Synopsis:

In ancient times, many people used magic as a psychological tool to help them in affairs of the heart. The evidence found suggests they were willing to carry out many bizarre rituals in order to achieve their passionate desires. This thesis discusses the erotic magical practices, of both men and women in ancient Greece and Rome, as a weapon and a therapy for unrequited love.

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Synopsis:

This play is a stage adaptation based on the translation by P G Walsh of The Satyricon, a Roman novel by Petronius. Although the subject of a film by Fellini, The Satyricon was staged for the first time in history in the Debating Chambers, Glasgow University Union on 30th January 2006. The play highlighted themes of male rape, mental illness and suicide, which were not necessarily evident in the original text.

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Synopsis:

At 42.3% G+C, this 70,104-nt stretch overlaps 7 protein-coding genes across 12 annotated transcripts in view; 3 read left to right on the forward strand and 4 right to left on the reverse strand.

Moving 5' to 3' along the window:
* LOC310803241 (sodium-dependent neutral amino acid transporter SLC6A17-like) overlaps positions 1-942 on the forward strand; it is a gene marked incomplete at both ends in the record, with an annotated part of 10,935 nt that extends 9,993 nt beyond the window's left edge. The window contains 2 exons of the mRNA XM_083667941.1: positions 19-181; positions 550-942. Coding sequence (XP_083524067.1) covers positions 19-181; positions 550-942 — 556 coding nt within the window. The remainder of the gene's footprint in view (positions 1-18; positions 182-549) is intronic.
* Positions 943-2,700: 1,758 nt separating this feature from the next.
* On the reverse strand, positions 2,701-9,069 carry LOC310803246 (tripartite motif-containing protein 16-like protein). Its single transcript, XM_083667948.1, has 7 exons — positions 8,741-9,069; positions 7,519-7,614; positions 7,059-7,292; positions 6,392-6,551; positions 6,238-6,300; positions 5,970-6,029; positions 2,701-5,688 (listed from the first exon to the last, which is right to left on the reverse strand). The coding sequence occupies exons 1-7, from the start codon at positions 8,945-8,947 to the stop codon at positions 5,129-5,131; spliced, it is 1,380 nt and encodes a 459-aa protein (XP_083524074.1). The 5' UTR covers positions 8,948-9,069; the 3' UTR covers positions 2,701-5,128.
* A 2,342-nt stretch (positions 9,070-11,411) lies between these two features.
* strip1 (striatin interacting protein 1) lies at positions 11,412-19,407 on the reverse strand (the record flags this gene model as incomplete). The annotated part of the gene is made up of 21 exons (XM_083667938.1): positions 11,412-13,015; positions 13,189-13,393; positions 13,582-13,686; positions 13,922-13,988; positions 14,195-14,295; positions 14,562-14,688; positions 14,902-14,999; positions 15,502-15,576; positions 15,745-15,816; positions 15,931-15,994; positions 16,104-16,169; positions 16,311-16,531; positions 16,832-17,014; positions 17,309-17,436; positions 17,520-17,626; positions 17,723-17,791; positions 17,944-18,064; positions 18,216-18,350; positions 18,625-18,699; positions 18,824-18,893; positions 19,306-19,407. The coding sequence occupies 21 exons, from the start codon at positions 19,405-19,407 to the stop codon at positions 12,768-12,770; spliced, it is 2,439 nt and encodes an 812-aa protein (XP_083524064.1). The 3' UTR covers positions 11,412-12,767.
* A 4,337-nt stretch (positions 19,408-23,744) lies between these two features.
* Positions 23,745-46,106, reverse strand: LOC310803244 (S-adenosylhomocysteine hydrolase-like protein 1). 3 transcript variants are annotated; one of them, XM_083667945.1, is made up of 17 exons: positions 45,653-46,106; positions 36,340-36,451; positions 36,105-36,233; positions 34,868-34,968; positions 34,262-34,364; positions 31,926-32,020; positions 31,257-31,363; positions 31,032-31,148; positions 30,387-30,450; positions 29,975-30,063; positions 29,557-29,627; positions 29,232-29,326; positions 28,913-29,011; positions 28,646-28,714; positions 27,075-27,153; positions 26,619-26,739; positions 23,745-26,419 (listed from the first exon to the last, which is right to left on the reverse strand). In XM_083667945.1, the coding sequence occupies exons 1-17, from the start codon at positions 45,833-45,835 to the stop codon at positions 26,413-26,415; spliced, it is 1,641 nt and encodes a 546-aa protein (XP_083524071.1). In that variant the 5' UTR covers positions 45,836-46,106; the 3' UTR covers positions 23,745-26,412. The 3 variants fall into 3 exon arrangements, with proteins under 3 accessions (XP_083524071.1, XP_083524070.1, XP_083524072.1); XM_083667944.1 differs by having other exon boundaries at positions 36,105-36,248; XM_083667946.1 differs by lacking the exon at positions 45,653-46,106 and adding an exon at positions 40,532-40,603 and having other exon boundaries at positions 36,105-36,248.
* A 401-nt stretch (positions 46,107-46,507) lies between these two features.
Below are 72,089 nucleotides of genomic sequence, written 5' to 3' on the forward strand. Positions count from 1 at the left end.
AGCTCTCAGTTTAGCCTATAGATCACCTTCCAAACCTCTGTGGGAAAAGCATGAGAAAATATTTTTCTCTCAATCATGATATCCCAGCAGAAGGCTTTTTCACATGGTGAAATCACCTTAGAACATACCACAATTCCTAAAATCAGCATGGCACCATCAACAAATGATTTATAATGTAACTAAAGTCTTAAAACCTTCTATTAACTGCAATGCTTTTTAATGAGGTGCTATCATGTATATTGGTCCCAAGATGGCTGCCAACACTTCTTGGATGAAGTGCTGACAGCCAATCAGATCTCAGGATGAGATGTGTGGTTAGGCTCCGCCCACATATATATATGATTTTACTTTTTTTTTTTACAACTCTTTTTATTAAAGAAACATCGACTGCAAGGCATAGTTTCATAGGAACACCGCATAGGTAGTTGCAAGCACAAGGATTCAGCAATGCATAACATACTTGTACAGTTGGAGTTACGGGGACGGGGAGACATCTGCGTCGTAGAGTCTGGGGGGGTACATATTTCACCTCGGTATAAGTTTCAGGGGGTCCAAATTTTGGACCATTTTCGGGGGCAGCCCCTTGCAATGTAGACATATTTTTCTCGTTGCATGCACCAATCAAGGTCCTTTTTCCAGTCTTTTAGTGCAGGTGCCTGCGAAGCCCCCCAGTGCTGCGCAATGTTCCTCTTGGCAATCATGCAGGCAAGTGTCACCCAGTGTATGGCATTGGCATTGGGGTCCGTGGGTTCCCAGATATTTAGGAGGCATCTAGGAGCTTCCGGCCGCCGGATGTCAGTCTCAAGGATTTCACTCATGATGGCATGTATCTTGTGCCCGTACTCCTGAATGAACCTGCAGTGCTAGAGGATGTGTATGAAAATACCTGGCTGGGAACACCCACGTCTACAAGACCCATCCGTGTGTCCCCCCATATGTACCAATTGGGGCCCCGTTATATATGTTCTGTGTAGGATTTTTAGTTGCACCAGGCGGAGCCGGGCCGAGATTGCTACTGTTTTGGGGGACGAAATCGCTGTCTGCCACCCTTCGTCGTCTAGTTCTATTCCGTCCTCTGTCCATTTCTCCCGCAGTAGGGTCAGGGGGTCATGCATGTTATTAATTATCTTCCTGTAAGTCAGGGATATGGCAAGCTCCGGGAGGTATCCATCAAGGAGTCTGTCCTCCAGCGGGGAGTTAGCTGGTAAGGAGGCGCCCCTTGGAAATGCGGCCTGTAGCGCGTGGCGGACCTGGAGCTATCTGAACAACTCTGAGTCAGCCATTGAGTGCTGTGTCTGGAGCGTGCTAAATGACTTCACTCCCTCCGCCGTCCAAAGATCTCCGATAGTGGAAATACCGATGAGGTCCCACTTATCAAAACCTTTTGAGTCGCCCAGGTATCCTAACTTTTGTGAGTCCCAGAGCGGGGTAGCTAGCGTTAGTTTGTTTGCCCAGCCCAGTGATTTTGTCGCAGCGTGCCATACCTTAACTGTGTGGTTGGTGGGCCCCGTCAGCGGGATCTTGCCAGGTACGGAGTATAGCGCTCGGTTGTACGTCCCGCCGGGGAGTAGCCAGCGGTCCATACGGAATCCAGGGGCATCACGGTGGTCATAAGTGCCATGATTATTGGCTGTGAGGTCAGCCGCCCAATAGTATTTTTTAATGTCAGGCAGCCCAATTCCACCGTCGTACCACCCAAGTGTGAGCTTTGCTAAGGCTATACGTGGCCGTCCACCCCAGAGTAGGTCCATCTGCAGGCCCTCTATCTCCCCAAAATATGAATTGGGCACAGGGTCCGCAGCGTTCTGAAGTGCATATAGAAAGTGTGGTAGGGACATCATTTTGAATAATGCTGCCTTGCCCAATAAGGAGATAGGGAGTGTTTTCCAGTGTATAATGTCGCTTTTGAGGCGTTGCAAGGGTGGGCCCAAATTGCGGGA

This enchanting collection includes poetry by eight Scottish romantic poets: Robert Burns Anne Bannerman Dorothea Primrose Campbell Joanna Baillie Anne McVicar Grant Janet Little Sir Walter Scott George MacDonald These poets included in their writing poems about ancient gods and other ethereal beings such as ghosts, witches, sprites, mermaids and fairies. Many readers might pass these references without realising the deeper meaning behind their literary use. These poetic tales prove that the Romantics had a respectful knowledge of myth, magic and ancient religion. Their nods to the old gods are recorded for posterity so that we might learn about the Old Ones and the beliefs of our ancestors.


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Amazon.com

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             Synopsis:

This play is based on Euripides' "Bacchae" and Robert Burns' "Tam 'O Shanter".
The Bacchae was performed posthumously in 405 BCE. Tam O' Shanter was first published in 1791. Self-educated in the classics, Burns' poem bears a striking resemblance to the Euripidean tale.
"Bacchae: The Pie-Eyed Piper" was first performed at The Pleasance Theatre in Edinburgh for the Scottish Pagan Federation Conference on 9th June 2007.

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